A US federal jury found four former employees of security firm Blackwater guilty of crimes related to the shootings of more than 30 Iraqis in the Iraqi capital.
Following a 10 week trial, the Washington-based jury deliberated for more than 25 days on 33 separate counts related to the Sept 16, 2007 shootings of 31 people in Baghdad's Nisur Square. Fourteen were killed and at least 17 others injured in the shootings.
The State Department contracted Blackwater to provide security for its diplomats in Iraq. Deputy spokeswoman Marie Harf said that the US "respects the court's decision" following the announcement of the verdict, and said the department worked to improve its own policies following the shootings.
"Following the tragedy there, the Department took a number of steps to strengthen oversight of private security contractors, such as moving quickly to improve investigative policies and strengthening procedures for use of force and less than lethal force by security contractors," she said.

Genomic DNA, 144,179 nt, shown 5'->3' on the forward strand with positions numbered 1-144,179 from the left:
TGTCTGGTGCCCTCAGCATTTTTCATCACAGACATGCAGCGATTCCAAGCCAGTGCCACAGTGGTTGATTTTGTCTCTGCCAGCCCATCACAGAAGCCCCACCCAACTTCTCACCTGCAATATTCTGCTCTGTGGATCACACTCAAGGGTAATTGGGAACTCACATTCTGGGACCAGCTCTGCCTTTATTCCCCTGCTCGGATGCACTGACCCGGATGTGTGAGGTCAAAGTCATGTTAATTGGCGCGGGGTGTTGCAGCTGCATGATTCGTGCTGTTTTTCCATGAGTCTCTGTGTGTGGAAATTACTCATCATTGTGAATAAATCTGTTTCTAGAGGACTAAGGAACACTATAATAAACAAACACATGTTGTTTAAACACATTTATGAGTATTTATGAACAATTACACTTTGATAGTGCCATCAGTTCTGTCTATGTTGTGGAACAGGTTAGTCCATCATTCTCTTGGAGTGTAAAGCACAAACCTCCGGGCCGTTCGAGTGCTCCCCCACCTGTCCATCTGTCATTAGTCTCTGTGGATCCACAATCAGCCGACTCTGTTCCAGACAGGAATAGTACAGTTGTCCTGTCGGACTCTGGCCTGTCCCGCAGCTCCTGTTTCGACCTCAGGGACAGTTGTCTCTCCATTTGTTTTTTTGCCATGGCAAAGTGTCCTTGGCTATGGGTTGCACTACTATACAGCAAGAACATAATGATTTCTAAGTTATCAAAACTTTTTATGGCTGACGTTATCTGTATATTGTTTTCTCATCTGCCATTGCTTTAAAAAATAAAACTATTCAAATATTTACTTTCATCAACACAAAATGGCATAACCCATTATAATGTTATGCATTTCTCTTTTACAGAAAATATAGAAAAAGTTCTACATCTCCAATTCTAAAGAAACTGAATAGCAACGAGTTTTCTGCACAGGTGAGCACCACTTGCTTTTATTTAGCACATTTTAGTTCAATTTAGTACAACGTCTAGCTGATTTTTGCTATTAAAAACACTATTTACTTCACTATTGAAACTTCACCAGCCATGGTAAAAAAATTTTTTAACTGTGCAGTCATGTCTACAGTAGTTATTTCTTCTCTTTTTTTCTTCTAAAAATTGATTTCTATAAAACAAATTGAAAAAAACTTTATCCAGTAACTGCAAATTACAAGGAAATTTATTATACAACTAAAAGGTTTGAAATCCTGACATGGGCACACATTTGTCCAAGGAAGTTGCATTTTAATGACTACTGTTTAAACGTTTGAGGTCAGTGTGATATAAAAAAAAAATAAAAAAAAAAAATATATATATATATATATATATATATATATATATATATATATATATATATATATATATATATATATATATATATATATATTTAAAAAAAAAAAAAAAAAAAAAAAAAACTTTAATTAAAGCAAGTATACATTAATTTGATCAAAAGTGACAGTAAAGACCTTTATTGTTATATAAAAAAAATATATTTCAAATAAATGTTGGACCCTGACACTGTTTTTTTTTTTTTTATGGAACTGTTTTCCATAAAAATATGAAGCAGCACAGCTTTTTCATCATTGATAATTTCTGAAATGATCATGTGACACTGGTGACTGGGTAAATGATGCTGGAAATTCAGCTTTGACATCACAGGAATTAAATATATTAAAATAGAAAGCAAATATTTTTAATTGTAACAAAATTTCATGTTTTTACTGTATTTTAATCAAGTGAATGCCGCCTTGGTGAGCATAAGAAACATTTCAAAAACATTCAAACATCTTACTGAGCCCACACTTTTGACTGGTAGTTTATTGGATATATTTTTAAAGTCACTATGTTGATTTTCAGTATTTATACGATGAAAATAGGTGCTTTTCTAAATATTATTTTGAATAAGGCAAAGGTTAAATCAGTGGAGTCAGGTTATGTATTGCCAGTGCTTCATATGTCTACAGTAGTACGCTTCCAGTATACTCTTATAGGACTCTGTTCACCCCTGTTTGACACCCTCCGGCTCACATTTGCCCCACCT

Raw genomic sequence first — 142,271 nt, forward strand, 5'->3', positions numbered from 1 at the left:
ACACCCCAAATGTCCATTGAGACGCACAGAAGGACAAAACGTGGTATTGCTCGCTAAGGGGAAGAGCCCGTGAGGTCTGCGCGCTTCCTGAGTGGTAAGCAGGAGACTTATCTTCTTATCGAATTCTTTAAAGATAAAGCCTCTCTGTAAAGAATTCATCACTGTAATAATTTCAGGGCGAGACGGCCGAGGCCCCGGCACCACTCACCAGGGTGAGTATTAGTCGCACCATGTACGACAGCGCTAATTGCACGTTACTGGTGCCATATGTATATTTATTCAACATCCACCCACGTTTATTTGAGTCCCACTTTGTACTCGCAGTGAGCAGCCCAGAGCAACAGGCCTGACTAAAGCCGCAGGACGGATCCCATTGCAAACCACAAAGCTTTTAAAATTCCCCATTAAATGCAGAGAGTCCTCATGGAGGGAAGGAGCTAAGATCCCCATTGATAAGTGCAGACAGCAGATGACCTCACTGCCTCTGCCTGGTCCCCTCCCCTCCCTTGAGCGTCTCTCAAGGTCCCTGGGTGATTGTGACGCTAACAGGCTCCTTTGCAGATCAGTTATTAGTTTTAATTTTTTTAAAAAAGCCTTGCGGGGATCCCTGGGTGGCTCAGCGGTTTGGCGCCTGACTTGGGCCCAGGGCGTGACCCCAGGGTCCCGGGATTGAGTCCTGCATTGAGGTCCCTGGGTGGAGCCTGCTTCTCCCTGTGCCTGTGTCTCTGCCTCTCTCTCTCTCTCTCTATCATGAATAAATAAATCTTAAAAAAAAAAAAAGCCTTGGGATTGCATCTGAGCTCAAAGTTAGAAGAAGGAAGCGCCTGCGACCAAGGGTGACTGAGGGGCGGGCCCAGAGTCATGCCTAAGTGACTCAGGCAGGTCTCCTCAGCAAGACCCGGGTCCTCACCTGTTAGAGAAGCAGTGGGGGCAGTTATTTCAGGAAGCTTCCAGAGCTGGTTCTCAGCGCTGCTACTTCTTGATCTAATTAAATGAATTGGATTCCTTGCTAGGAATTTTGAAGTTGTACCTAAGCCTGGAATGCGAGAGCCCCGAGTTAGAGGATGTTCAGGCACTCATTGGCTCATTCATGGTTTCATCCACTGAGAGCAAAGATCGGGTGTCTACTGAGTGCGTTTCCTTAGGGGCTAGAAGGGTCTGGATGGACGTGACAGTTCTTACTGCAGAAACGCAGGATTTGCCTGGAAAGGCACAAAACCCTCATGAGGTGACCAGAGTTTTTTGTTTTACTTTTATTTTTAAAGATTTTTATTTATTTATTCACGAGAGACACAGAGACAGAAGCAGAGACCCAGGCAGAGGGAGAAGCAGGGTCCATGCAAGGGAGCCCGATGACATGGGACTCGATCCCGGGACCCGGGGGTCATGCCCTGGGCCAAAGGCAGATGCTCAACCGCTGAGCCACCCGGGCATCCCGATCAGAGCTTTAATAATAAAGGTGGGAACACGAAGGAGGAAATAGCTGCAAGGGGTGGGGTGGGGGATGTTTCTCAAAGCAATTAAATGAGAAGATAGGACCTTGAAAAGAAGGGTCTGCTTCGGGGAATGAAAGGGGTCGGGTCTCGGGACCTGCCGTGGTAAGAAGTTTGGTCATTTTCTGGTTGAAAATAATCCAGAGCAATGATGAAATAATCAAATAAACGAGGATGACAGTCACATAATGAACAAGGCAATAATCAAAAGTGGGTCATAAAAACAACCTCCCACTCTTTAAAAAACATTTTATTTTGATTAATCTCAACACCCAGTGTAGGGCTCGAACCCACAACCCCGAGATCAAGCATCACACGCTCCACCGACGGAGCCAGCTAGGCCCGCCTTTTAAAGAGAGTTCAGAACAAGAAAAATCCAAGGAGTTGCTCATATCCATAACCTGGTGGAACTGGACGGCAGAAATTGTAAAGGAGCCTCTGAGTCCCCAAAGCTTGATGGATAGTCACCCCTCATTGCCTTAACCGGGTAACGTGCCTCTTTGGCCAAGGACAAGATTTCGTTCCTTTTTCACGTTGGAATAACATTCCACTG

The incident prompted international uproar over the use of private military contractors in combat zones.
Disagreement over the alleged facts of the case centered around whether or not the guards had come under fire prior to firing on Nisur Square. While the defense emphasized that the accused were acting in self defense, the prosecution dismissed the claims.
Nicholas Slatten was found guilt Wednesday of first-degree murder, while three others -- Paul Slough, Dustin Heard and Evan Liberty -- were found guilty of voluntary and attempted manslaughter. The three were also found guilty of using military firearms while committing a felony.
Slatten faces life in prison. The other three face a minimum of 30 years behind bars.
A federal judge ordered all four immediately to jail, but still has to hand down sentencing.